Flash experts talk futures

August 15, 2016

rick.merritt-August 15, 2016

SANTA CLARA, Calif. -- New persistent memories and techniques promise to reshape computing. At the Flash Memory Summit here, engineers talked about how they are driving shifts in everything from server design and network storage to machine learning and flash chip prices.

One of the hot topics of the event was closing the gap between flash storage arrays on the network and solid-state drives (SSDs) on the server. The idea that systems could access flash memory whether it is local or on the other side of the data center is driving new system, silicon and software designs.

Fueling the trend, the NVM Express group just released a specification to enable the NVMe flash interface to run over networks such as Ethernet, Fibre Channel and Infiniband. The so-called NVMe over fabrics spec supports various schemes for direct memory access.

The upcoming PCI Express Gen 4 standard also is driving the move, in part because PCIe already forms the plumbing for NVMe.  The Gen 4 speeds will blow away older SAS and SATA interfaces on solid-state drives. Ultimately PCIe is expected to dominate SSDs and become relatively low cost.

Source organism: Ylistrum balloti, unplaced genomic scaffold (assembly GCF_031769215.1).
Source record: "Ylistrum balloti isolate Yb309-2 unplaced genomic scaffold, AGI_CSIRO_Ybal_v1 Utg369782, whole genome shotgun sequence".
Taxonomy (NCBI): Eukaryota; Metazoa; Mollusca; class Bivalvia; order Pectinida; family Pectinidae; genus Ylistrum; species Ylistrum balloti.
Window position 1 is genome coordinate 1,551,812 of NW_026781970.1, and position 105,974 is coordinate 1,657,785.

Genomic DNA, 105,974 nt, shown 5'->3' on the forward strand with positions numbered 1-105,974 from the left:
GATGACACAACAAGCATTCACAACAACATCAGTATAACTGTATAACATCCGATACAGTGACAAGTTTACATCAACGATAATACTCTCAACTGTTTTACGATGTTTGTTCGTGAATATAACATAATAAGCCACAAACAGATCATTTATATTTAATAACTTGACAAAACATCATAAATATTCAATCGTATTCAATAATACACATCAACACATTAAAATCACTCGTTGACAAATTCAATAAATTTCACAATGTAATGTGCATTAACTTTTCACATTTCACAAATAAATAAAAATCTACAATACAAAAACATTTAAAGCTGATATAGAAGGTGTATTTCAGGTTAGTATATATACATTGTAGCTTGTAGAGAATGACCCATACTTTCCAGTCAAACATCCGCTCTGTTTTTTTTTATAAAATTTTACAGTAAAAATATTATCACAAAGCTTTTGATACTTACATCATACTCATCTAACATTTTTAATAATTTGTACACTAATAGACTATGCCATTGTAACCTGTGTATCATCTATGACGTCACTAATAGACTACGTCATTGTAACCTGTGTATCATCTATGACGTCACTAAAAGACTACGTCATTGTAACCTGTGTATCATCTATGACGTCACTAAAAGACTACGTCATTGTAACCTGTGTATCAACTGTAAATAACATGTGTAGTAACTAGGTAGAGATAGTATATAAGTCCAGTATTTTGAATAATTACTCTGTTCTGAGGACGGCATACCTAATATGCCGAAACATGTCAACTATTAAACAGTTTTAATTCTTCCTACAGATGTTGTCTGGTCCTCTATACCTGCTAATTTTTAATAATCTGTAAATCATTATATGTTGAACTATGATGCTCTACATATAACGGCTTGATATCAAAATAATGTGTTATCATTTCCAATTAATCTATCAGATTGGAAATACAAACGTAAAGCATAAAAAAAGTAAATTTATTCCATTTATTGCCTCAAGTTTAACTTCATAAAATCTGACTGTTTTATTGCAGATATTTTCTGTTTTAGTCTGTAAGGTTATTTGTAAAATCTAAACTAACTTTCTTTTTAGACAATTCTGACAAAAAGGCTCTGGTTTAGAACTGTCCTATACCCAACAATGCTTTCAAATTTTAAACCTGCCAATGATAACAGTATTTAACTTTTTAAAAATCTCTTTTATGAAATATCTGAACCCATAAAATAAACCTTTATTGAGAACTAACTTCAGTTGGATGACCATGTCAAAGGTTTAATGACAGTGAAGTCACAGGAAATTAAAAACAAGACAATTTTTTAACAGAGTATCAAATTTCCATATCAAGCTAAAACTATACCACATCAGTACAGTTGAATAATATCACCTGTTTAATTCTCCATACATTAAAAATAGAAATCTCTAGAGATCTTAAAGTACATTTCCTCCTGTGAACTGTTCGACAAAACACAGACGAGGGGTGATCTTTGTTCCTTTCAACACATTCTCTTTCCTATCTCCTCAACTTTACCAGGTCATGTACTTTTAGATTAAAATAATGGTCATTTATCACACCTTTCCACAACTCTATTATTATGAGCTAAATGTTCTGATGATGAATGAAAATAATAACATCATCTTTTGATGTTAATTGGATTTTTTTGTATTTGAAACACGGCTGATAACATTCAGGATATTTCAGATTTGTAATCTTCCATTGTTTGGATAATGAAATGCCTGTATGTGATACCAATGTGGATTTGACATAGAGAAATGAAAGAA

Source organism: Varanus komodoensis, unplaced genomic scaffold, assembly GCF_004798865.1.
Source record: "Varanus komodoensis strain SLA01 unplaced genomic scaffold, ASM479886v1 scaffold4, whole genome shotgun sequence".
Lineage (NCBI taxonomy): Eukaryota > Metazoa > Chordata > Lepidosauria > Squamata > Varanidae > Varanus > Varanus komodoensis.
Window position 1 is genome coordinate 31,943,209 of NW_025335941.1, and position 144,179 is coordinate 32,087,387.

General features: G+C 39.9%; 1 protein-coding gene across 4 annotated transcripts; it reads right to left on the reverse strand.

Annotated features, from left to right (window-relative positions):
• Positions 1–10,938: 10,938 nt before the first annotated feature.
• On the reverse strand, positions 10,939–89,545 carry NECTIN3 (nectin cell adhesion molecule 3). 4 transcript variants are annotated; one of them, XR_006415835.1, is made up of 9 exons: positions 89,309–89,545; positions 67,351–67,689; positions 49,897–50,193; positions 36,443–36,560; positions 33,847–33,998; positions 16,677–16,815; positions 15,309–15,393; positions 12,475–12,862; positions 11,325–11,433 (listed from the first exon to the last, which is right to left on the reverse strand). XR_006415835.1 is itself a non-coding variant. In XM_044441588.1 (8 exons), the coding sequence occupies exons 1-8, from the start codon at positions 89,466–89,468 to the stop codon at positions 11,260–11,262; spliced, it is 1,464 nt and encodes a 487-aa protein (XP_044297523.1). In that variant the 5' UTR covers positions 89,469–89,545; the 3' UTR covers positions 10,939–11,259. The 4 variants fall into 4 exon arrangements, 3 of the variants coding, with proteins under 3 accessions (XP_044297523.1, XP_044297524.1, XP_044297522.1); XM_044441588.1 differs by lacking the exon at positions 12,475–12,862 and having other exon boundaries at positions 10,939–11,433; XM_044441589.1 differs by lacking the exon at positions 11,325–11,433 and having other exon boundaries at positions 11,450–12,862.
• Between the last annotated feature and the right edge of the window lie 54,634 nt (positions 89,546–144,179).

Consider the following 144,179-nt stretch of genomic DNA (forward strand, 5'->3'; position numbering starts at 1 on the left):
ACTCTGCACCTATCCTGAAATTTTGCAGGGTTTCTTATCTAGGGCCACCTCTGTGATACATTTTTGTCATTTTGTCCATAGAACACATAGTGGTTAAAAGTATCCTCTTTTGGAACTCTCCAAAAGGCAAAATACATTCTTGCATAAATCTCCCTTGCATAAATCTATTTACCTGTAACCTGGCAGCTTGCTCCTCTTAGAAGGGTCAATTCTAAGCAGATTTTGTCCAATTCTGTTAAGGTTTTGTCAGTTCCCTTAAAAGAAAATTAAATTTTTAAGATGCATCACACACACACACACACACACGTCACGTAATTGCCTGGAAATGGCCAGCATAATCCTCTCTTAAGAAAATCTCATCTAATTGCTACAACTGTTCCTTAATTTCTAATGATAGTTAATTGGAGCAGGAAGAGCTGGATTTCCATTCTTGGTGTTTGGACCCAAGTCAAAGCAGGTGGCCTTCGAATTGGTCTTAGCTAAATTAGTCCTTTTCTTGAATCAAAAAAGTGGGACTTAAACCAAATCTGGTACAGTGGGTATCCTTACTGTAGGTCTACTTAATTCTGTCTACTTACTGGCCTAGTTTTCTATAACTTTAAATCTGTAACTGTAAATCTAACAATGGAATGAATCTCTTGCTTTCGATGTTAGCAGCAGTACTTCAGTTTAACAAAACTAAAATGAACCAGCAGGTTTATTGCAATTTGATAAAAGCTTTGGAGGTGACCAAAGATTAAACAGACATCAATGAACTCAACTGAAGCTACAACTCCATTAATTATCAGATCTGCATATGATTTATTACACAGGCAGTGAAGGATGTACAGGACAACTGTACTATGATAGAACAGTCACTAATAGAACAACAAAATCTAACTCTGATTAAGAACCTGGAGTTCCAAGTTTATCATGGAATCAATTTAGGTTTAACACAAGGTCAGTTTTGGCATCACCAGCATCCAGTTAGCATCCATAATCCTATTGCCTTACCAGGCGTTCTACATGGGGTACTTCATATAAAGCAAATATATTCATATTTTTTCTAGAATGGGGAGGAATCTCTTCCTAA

There’s plenty of work to be done, noted Stefanie Woodbury, director of advanced architecture at Micron and design lead for the company’s 3D XPoint-based SSDs. Interoperability will be critical given three fabrics, multiple direct-memory schemes and various block, file and streaming storage semantics –as well as emerging memory types such as 3D XPoint, she said.

Micron's Woodbury showed a prototype 3D XPoint SSD. (Images: EE Times)
Micron's Woodbury showed a prototype 3D XPoint SSD. (Images: EE Times)

“I was at Seagate when we introduced the first Fibre Channel drives so this sounds familiar,” Woodbury said.

The trend is opening an opportunity for a whole new class of flash controller designs, said Tim Canepa, a chief controller architect at Seagate who previously worked at SandForce.

Engineers can’t create effective products by patching together SSD and a fabric controllers. Ground up designs are needed, Canepa said, noting the controller space has a healthy crop of several stealth startups – some of them attracted by the need for chips for emerging memory types such as the Intel/Micron 3D XPoint.

Other chip and system startups showed their wares at the event. Kalray demoed its processor with 288 custom VLIW cores running NVMe over Ethernet based on version 2.0 of the RoCE direct-memory access approach. Mellanox and Chelsio are among other chip makers hoping to offload such jobs from host processors.

At the systems level, Mangstor showed its dual-socket servers integrated with flash and Mellanox network cards. But the company claims its software for NVMe over fabrics, which was out ahead of the SNIA spec, is its secret sauce.

The competition is stiff. E8 Storage won an award at the show for its flash array which delivered a whopping 10 million I/O operations/second (IOPS) while supporting 100us reads and 50us writes over NVMe.

 

The Kalray coprocessor aims to offload from a host NVMe-over-fabric traffic.
The Kalray coprocessor aims to offload from a host NVMe-over-fabric traffic.

Continue reading the next page on Embedded's sister site, EE Times: "14 views from the flash summit."

 

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